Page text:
Is Caring Your Calling? A Guide on Becoming an Elderly Companion (and More)

Share on facebook
Facebook
Share on twitter
Twitter
Share on linkedin
LinkedIn

A caregiving companion reads to an elderly man

Helping the elderly is a challenging but rewarding job. It requires a great deal of compassion, care, and understanding.

If you’re thinking about becoming an elderly companion, you should know a few crucial things before you begin this journey. 

Read on to learn more about elderly companion services, and how to take your career a step further with more advanced positions in elderly caregiving.

What is Companion Care for the Elderly?

Elderly companion care is about more than just spending time with patients and getting to know them. Companions for seniors at home are expected to provide clients with many services beyond the casual visit. 

A professional companion for seniors will assist with daily tasks like hygienic care (such as brushing teeth), bathing, and feeding. They may be responsible for providing meals or cooking meals with the client in their home.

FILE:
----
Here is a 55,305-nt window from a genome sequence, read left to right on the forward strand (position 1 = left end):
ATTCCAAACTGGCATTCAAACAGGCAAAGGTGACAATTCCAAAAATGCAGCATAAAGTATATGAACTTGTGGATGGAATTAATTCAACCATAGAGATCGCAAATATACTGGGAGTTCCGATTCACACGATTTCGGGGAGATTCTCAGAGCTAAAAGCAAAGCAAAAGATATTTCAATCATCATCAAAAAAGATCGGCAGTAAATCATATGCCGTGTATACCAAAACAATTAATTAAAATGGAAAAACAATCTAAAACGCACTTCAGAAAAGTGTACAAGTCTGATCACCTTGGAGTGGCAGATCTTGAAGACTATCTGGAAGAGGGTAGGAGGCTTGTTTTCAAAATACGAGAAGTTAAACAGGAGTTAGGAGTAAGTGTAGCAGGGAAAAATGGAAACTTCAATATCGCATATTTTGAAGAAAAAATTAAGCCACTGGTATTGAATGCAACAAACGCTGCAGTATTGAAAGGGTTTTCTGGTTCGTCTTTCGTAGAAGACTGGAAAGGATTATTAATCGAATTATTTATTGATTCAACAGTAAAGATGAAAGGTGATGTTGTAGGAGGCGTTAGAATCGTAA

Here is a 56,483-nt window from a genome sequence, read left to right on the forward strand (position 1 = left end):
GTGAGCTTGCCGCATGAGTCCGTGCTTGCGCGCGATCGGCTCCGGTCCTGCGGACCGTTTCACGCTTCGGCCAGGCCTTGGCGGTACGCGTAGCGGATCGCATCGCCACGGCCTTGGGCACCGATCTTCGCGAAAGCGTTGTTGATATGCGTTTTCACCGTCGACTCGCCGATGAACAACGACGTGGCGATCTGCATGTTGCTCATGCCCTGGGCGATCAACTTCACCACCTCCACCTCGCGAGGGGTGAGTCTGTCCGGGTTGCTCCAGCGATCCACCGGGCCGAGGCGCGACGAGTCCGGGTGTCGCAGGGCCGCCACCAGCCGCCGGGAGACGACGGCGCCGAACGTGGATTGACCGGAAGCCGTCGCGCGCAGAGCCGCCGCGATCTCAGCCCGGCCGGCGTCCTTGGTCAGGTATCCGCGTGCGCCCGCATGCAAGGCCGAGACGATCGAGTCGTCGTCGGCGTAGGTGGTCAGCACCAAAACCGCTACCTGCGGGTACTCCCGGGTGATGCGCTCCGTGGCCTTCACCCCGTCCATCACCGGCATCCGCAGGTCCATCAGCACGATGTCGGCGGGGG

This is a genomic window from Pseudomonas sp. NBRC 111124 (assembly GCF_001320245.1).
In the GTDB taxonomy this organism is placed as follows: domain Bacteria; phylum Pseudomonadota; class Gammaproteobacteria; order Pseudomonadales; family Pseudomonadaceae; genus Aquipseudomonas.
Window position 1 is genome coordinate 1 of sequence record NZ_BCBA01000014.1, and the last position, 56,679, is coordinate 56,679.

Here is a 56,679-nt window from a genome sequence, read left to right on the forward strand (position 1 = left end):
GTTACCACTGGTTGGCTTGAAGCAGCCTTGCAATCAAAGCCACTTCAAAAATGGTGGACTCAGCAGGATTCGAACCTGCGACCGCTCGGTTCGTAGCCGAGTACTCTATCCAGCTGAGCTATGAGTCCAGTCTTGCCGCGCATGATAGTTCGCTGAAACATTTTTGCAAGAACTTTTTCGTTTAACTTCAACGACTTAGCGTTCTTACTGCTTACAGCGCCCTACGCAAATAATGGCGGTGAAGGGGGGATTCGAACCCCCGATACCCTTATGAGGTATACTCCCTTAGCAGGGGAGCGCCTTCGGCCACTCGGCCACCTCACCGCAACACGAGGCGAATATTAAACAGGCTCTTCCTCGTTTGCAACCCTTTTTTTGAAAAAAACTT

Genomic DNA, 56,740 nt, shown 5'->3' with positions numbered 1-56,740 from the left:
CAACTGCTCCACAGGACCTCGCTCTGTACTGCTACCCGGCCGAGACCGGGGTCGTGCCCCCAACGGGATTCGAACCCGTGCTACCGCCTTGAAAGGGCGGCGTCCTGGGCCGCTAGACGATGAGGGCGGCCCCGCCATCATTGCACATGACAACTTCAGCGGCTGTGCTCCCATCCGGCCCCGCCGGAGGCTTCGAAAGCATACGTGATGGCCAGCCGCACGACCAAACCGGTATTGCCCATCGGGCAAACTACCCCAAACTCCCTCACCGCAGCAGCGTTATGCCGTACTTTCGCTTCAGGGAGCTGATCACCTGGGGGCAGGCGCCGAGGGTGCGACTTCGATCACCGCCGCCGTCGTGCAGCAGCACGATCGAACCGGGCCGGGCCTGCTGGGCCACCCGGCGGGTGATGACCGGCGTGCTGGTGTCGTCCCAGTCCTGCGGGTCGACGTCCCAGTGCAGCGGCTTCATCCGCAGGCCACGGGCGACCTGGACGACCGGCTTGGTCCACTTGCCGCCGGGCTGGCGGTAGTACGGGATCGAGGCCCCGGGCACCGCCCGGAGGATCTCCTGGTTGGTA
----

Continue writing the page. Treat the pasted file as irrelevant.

Help with ambulation is a crucial role of a professional elderly companion. This process involves assisting the senior with learning how to walk on their own. Through ambulation, the client can begin to get more exercise, improve their circulation, and continue functioning at home when no one is there.

You may also be responsible for help with transferring and lifting your client. This process involves moving the person from one flat position (such as lying in a bed) to another. Transferring may require the assistance of several other companions at once, depending on the person’s condition.

Home companion care also involves helping with transportation and running errands. Whether you need to pick up a prescription or purchase items from the grocery store, you’re responsible for helping your client with their daily needs.